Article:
Fellow Minneapolis cartoonist Anders Nilsen spoke with Marc Sobel about his upbringing, work and forthcoming sketchbook collection.
Sobel: Did you see Love and Rockets at that point?
Nilsen: Yeah, Love and Rockets. I came across Clowes at that point, too, although I just thought he was too weird. I didn’t get it. (laughs) I picked up Eightball #1, with Like a Velvet Glove Cast in Iron, and I was like, “This is fucked up. I don’t really get it and I don’t know what to think about this.” (laughs)
Sobel: It was a little surreal.
Nilsen: Totally. And very harsh. Like, really psychologically harsh. A lot of Weirdos were too, but the covers were so gorgeous. I was basically just buying them for the covers but then I would read them and I’d get to these crazy, gnarly sex things and be like, “Ech! (laughs) Is this what comics is?! I don’t know…” (laughs)
Read it here.
Tobias Carroll spoke with Jason Little about the process behind Borb and his duties teaching at the School of Visual Arts in New York.
Paste: Do you find that teaching has had any effect on writing and drawing comics as well?
Little: Definitely. It’s pretty important to me. And it’s kind of cool that it’s a day job where I get paid but I’m also really into it. I really like my students a lot. I’ve been doing it for about ten years, and so I feel like some of my students are ten years older than they were in college. They’re older, and so they feel more like peers. It’s nice to feel like I have a connection to younger cartoonists that way, to keep me from getting old and calcified.
Read the full interview here.
For the Los Angeles Times, David Ulin reviewed David B.’s Incidents in the Night, specially Book 2.
Yet to read “Incidents in the Night” as commentary or analogue to “Epileptic” is to miss the point. No, what David B. is doing is to push beyond the bounds of ordinary reality, with Jean-Christophe as vehicle. If his declining health — and his brother’s increasingly internalized reactions to it — was a major factor in “Epileptic,” here, the tables are turned. What can it mean except that stories are all we have to preserve us, even though that is ultimately a hollow faith?
Read Ulin’s full review here. Grab both volumes of Incidents in the Night through our special offer.
Houses of the Holy is a nightmarish vision of a damaged psyche fighting to be reborn. This debut graphic novel by Caitlin Skaalrud will arrive this Fall as one of Uncivilized Book’s latest seasonal offerings.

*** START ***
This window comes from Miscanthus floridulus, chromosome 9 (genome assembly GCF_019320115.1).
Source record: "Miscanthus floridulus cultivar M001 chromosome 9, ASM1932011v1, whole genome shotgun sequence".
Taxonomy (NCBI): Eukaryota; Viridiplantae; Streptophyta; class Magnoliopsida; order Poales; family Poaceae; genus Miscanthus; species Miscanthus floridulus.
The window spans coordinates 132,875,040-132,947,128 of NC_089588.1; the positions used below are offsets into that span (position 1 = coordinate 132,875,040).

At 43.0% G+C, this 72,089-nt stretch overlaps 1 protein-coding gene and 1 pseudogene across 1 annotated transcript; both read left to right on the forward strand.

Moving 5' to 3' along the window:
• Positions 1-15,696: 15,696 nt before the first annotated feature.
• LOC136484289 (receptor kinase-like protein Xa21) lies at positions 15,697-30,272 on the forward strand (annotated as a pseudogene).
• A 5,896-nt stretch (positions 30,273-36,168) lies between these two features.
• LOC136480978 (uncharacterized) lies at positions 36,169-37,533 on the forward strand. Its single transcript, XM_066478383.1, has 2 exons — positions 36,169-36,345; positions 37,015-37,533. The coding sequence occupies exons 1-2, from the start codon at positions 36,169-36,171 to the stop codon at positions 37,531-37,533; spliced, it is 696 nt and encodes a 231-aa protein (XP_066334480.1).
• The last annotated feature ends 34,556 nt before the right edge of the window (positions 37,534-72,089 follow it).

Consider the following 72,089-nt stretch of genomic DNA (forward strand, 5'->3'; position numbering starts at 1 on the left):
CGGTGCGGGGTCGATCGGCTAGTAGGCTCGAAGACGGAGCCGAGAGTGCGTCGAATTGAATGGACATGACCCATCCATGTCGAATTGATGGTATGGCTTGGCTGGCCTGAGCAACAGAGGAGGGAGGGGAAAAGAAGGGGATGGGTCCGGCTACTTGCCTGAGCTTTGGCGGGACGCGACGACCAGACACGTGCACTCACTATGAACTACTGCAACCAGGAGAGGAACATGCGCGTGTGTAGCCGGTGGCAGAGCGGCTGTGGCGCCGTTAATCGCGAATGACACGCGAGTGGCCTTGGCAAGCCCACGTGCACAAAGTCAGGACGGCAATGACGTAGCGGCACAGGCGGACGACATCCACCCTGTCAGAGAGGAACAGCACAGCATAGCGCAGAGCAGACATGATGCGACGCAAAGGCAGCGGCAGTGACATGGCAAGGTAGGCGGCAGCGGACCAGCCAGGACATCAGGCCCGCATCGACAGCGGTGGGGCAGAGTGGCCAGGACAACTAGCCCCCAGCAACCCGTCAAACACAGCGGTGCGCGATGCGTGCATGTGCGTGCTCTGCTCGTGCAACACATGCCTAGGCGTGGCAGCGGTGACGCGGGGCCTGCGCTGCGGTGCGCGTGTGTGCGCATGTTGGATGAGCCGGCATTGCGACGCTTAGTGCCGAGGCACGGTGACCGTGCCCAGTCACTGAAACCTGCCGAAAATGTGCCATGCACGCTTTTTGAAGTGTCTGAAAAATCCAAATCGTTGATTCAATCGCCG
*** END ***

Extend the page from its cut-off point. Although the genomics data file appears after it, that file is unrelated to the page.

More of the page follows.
Find further info on our website, and get the book with either the Fall 2015 subscription or by itself.
Skaalrud’s drawing is so sharp and visceral […] It’s the mind and body laid bare to itself and the reader, representing childhood in the form of the bow in her hair and adulthood in the form of the trials faced. —Foxing Quarterly
There’s a new review of David B.’s Incidents in the Night: Book 2 up at Paste.
The artwork here showcases characters both grotesque and elegant: Travers’s gang in particular features a memorable selection of grotesques: a rogue’s gallery that could serve as the dictionary illustration for the term … The story being told is cerebral and visceral in equal measure, and it succeeds impressively in both qualities.
Read the full review here. The book is available for sale through our website.
Reviewer Jesse Allen writes that while Jason Little’s Borb “is a comic strip, its impact is novelistic in every sense.” Read his nice write-up here. If you haven’t yet, order a copy of Borb for yourself from our website.
For The Quietus, Aug Stone writes that David B.’s latest is “a great occult detective story.”
Poetically told, rich in religious and societal allegory as well as knowledge of occult histories, Incidents In The Night 2 is full of strange delights, both large and small.
Read the full review here.
We have copies in stock, so pick it up. Unfamiliar with the series? That’s OK. We’re offering both volumes as a special deal.
Catch the duo at Boston’s Million Year Picnic tomorrow for a signing and general meet-and-greet. The event is between 3 and 5 p.m. Can’t make it? No sweat. Jason has several other dates supporting Borb on the horizon, so see below.
MeCAF (Maine Comic Arts Festival)
(exhibiting with Nick Bertozzi)
Sunday May 17
10 am – 5 pm
Olympia Comics Festival
(Guest of Honor)
Saturday, June 6th
Thursday June 11th
PROVIDENCE, RHODE ISLAND:
Friday June 19th
Mon Jul 20
Read an extended excerpt of Borb at Boing Boing. If you like what you see, consider ordering your very own copy of the book.
“What we want as people is a spectrum of acknowledgement, to be seen, to be known, to be understood, to be accepted. And that’s what Little demands from the reader: that you pay witness to this person’s life.” – The A.V. Club